Statistical analysis

All data were statistically analyzed using GraphPad™ Prism software (San Diego, CA, USA). Results were shown as the mean ± standard error of the mean (S.E.M.). The data were tested for normal distribution using Kolgomorov-Smirnov test, and all data followed a Gaussian distribution. The cell viability, ATP measurement and JC-1 red-to-green ratios were compared between uninfected and TiLV-infected at 0, 1, 3, and 6 dpi using two-way ANOVA, followed by Tukey’s as a post-hoc test. Statistical significance was considered at p-value less than 0.05.


TiLV caused morphological changes and cytopathic effects in E-11 cells

The infection of E-11 cells with TiLV resulted in significant morphological changes and cytopathic effects (CPE). Within 24 h of infection, the infected cells showed altered morphology, with CPE progression from 10% to 90% between 1 to 6 days post-infection (dpi). At 1 dpi, uninfected cells remained normal (as seen in Fig. 1A), while infected cells exhibited vacuolation and pyknotic nuclei (as seen in Fig. 1B). By 3 dpi (as seen in Fig. 1C) and 6 dpi (as seen in Fig. 1D), extensive vacuolation, shrinkage, and distinct CPE formation were observed, with only a limited number of viable cells remaining and discoloration of the culture media at 6 dpi. These findings demonstrate that TiLV infection leads to substantial changes in the morphology and viability of E-11 cells.

Morphological changes and cytopathic effects of TiLV infection in E-11 cells.

Figure 1: Morphological changes and cytopathic effects of TiLV infection in E-11 cells.

(A) Uninfected E-11 cells showing a normal appearance and confluence (B) TiLV-infected E-11 cells at 1 dpi displaying vacuolation (arrow) and pyknotic nuclei (arrowhead) (C) TiLV-infected E-11 cells at 3 dpi exhibiting extensive cell vacuolation, cell shrinkage, and cytopathic effects (CPE; asterisks). (D) TiLV-infected E-11 cells at 6 dpi showing complete cell detachment and CPE formation.

Ultrastructural changes of E-11 cells during TiLV infection

The ultrastructure of uninfected and TiLV-infected E-11 cells was compared using TEM. Figures 2A and 2C depict the ultrastructure of uninfected cells, while Figs. 2B and 2D demonstrate the ultrastructure of TiLV-infected cells. Within 1 h post-infection (0 dpi), a viral particle was observed at the plasma membrane of the infected E-11 cells (Fig. 2B; inset). However, no significant changes in the cellular structure and organelles were noticed at this early time point. Both uninfected and TiLV-infected cells exhibited intact nuclear membranes, normal mitochondria (Figs. 2C and 2D), and typical rough endoplasmic reticulum (rER) at 0 dpi (Figs. 2A, 2B, and 2C).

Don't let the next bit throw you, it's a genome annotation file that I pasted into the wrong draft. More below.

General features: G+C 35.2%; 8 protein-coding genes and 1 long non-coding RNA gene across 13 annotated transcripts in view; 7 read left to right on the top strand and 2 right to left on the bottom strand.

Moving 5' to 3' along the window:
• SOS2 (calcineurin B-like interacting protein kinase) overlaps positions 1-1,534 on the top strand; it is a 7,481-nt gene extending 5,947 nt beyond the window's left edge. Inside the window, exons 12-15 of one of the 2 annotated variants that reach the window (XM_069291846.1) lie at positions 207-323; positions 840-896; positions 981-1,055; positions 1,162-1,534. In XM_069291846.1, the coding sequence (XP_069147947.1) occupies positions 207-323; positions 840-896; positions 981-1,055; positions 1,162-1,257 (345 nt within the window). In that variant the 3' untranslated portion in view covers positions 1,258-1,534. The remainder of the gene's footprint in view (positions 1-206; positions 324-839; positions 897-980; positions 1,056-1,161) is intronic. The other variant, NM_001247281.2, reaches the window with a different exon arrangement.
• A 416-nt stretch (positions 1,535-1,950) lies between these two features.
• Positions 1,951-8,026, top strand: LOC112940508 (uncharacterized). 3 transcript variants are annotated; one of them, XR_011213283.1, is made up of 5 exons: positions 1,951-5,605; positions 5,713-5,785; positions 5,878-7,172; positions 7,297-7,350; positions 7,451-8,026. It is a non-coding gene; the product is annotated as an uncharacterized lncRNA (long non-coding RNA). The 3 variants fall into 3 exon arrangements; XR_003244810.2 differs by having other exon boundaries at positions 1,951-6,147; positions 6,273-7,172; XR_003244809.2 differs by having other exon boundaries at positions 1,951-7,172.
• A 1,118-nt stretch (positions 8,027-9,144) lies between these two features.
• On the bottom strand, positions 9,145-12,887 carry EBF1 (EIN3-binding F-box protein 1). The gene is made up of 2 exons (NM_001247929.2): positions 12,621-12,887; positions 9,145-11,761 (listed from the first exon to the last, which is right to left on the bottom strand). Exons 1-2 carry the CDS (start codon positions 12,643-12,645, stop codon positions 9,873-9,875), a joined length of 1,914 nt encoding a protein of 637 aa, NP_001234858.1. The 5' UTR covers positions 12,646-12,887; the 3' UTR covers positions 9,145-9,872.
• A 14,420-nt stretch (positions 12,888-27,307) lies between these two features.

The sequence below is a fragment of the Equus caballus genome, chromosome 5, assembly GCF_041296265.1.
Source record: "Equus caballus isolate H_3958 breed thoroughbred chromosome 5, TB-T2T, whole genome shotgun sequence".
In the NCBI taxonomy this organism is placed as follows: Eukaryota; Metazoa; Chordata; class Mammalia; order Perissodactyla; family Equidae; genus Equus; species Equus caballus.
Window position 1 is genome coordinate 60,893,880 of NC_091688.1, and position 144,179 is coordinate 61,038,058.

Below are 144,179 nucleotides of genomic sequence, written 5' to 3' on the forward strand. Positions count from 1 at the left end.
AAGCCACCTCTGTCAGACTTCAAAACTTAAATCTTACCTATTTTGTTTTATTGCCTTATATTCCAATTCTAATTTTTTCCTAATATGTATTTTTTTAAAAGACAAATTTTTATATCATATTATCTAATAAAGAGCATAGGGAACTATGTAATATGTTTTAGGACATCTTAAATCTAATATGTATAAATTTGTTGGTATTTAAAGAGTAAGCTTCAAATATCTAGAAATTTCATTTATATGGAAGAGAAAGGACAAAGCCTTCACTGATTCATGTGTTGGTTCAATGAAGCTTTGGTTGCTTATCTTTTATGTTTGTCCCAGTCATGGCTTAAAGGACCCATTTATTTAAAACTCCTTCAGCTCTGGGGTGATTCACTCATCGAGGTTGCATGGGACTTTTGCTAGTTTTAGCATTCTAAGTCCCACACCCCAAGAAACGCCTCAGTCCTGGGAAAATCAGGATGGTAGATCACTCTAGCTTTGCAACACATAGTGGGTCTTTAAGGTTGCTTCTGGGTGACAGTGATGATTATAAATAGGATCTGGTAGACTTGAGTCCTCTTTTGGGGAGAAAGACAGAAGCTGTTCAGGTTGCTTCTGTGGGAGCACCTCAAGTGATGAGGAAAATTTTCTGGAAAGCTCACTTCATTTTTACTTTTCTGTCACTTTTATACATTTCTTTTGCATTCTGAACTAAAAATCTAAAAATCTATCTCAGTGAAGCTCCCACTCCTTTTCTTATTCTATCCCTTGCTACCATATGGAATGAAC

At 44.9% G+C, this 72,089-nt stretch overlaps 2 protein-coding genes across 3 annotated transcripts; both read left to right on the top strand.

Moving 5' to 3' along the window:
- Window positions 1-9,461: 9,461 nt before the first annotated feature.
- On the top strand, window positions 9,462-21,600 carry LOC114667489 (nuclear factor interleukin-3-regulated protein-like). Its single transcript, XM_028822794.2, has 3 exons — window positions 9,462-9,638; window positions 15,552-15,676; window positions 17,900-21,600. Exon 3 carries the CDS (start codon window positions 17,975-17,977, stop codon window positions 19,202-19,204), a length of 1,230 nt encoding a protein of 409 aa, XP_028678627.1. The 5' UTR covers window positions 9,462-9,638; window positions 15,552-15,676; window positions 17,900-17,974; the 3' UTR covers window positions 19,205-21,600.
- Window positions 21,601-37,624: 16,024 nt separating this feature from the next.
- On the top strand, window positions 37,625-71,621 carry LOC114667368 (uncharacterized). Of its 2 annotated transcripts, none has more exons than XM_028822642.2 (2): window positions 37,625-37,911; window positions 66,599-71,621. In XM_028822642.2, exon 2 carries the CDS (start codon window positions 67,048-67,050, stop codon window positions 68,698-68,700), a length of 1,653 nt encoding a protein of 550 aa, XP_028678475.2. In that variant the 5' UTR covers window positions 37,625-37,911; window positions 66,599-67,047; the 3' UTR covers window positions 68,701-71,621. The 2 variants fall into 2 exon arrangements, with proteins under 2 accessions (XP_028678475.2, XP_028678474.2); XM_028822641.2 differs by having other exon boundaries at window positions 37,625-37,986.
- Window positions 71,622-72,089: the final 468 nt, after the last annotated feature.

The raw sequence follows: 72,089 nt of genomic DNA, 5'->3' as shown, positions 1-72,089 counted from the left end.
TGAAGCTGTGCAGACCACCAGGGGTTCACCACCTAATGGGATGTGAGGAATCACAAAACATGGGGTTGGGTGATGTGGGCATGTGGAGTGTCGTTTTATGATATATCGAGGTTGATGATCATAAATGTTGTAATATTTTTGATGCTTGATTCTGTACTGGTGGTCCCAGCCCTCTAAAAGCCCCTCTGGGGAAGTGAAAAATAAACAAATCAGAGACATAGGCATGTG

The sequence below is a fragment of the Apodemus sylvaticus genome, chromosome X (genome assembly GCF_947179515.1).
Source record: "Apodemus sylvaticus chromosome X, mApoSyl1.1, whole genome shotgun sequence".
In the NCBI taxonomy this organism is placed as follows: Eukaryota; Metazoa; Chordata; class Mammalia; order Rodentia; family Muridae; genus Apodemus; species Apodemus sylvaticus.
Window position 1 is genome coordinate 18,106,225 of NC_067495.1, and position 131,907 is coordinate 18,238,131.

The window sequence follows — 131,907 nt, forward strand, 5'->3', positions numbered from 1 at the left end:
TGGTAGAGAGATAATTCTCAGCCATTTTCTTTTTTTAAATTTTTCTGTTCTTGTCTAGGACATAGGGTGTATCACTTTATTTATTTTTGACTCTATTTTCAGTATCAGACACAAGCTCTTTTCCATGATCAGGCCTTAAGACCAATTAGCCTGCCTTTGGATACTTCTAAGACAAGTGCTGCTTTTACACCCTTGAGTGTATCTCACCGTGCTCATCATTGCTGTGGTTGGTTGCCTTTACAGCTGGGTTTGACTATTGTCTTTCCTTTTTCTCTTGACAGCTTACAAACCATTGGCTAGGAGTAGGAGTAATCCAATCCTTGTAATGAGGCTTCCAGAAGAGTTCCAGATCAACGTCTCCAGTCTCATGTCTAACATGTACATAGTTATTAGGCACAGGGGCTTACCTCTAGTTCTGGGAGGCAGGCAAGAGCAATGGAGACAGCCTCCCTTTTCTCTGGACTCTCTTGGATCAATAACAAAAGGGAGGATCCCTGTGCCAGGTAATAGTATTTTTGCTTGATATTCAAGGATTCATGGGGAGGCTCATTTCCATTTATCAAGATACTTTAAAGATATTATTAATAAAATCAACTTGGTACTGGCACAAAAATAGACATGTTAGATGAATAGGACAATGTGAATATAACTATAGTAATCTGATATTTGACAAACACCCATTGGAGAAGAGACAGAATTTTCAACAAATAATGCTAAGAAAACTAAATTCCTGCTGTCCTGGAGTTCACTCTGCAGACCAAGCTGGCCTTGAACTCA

Representative TEM micrographs of uninfected and TiLV-infected E-11 cells at 0 dpi (1 h post-TiLV inoculation).

Figure 2: Representative TEM micrographs of uninfected and TiLV-infected E-11 cells at 0 dpi (1 h post-TiLV inoculation).

(A) Uninfected E-11 cell with normal mitochondria (arrows), and nucleus (N). (B) TiLV-infected E-11 cell with normal nucleus (N), rough endoplasmic reticulum (rER: arrowhead), and presence of intracytoplasmic TiLV particle close to the plasma membrane (inset). (C) Uninfected E-11 cell under higher magnification showing normal mitochondria (arrow) and rER (arrowheads). (D) TiLV-infected E-11 cells under higher magnification showing normal mitochondria (arrow).

At 1 dpi, the uninfected cell displayed both normal mitochondria and mitochondria with partial loss of cristae (Fig. 3A). In contrast, TiLV-infected cells exhibited initial changes, including swollen mitochondria, indistinct mitochondrial membrane structure, and cristae degeneration (Fig. 3B). At 3 dpi, cristae remained visible in the mitochondria of uninfected cells (Fig. 3C), while progressive mitochondrial degeneration was observed in TiLV-infected cells, characterized by extensive cristae loss. Furthermore, TiLV-infected cells displayed the formation of lamellar bodies and a large number of free TiLV particles (Fig. 3D). At 6 dpi, uninfected cells still maintained intact mitochondrial membranes and cristae (Fig. 3E). In contrast, TiLV-infected cells exhibited multiple cytoplasmic vacuolations. At this time point, the mitochondria showed progressive degeneration, including swelling, major structural distortion, delamination of the inner and outer mitochondrial membranes, and complete loss of cristae. Intracytoplasmic TiLV particles were also prominently present (Fig. 3F). Additionally, the ultrastructure of isolated TiLV particles was examined in Fig. S1. The particles were found to have a round or oval shape, with diameters ranging from 50 to 120 nm. The particles exhibited a central electron-dense core surrounded by a capsid-like bilaminar structure. Notably, the spike protein was not observed on the surface of the TiLV particles.